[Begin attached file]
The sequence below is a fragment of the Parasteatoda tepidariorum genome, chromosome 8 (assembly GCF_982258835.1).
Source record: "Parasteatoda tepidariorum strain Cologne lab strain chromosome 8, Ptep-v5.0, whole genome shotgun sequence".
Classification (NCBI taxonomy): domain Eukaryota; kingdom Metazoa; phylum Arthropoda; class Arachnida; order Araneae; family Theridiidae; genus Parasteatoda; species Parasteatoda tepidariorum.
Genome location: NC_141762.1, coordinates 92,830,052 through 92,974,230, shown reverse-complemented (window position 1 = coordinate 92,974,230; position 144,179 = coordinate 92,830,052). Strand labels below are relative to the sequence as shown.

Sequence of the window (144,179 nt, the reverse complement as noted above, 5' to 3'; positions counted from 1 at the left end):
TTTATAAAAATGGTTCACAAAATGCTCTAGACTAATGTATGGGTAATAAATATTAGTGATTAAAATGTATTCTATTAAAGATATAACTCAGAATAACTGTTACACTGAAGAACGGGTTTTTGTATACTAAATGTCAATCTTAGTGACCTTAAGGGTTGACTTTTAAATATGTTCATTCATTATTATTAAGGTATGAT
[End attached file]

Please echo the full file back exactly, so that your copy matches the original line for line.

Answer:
The sequence below is a fragment of the Parasteatoda tepidariorum genome, chromosome 8 (assembly GCF_982258835.1).
Source record: "Parasteatoda tepidariorum strain Cologne lab strain chromosome 8, Ptep-v5.0, whole genome shotgun sequence".
Classification (NCBI taxonomy): domain Eukaryota; kingdom Metazoa; phylum Arthropoda; class Arachnida; order Araneae; family Theridiidae; genus Parasteatoda; species Parasteatoda tepidariorum.
Genome location: NC_141762.1, coordinates 92,830,052 through 92,974,230, shown reverse-complemented (window position 1 = coordinate 92,974,230; position 144,179 = coordinate 92,830,052). Strand labels below are relative to the sequence as shown.

Sequence of the window (144,179 nt, the reverse complement as noted above, 5' to 3'; positions counted from 1 at the left end):
TTTATAAAAATGGTTCACAAAATGCTCTAGACTAATGTATGGGTAATAAATATTAGTGATTAAAATGTATTCTATTAAAGATATAACTCAGAATAACTGTTACACTGAAGAACGGGTTTTTGTATACTAAATGTCAATCTTAGTGACCTTAAGGGTTGACTTTTAAATATGTTCATTCATTATTATTAAGGTATGAT